strategy+business is published by PwC Strategy& Inc.
 
or, sign in with:
strategy and business
Published: October 10, 2002

 
 

Global Warming: Perception Is Reality

There are still skeptics, including many executives in corporate America, who roll their eyes with each fresh bit of news about global warming. But what they should be thinking is, “perception is reality.”

In tracking the public debate over global warming, we’ve discovered a clear trend: Mainstream media coverage globally is both increasing and becoming more cataclysmic in its tone. Consider these recent high-profile stories: In March, MSNBC used dire language to describe the sudden collapse of two huge ice shelves in Antarctica (“Staggering End to Antarctic Ice Shelf”); in June, the BBC declared the severe African dry spell of the early 1990s a consequence of global warming (“West’s Pollution ‘Led to African Droughts’”); and in July, Reuters warned that if the Northern Hemisphere’s glaciers continued to thaw, serious flooding could occur in cities like Miami (“Melting Alaskan Glaciers Raise Sea Level”). Still other accounts have said that because of global warming, an endemic dry spell may be in the offing, which could force the U.S. to import food. A skin cancer epidemic is another possibility.

Whether science ultimately produces hard evidence to support these stories is irrelevant. What should be of paramount concern to corporate executives is the power of this news to heighten public fears that the planet is heating up and that there will be frightening and unpredictable consequences.

If (or more likely when) these worries begin to have a decisive effect on public opinion, then people will likely begin to demand that companies take immediate steps to diminish global warming. Although there are no quick fixes to this problem, the economic impact on corporations could be swift and lasting.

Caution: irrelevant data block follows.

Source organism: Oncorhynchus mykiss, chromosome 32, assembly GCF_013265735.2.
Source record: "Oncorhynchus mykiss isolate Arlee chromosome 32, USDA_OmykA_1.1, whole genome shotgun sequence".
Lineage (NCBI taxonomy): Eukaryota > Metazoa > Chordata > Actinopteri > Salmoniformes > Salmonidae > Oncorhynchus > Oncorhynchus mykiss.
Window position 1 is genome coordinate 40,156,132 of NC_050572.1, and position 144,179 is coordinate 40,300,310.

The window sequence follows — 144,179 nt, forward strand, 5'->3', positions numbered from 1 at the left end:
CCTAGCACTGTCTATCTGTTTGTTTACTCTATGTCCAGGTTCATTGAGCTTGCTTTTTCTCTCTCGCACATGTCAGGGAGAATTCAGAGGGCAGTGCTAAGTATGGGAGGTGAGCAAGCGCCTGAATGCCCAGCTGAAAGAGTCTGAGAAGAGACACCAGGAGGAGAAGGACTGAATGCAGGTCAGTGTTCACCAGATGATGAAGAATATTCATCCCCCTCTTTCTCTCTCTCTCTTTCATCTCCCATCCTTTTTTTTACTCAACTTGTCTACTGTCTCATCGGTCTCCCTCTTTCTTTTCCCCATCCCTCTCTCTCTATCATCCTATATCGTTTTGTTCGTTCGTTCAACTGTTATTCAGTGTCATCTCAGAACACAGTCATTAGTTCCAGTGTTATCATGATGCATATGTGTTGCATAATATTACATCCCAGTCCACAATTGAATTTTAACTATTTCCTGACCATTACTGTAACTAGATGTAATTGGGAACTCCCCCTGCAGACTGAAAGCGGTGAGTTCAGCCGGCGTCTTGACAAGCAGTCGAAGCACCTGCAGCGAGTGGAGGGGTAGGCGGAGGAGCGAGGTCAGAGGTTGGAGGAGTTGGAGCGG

Some companies are already preparing for this shift in public attitudes. Ford Motor Company will commercially launch a less polluting and more fuel-efficient version of its popular Escape SUV with a hybrid electric/gasoline engine by 2003. The Mitsubishi Motors Corporation recently purchased carbon dioxide credits from the Royal Dutch/Shell Group of Companies, a strong signal that Mitsubishi, like other corporations, is betting that the Kyoto Protocol requirements for reducing emissions will have to be taken seriously by businesses worldwide.

Many other organizations, however, will be caught flat-footed if global warming suddenly became a hot button. Most corporate and government planners assume that opinions will evolve slowly and their companies will have ample time to react and adjust. To see how shortsighted this notion is, corporate executives need only look back to the accident at Pennsylvania’s Three Mile Island nuclear plant (TMI) in 1979, which had the nation on edge for weeks and effectively scuttled nuclear energy’s rise as a dominant form of power generation. Most scientists concluded that the TMI incident had minimal short- and long-term environmental impact, and that U.S. nuclear plants had a better public safety record than any other sector of the energy business. But after the accident, nuclear power was viewed as unsafe — even though it wasn’t. The nuclear industry has paid the price ever since.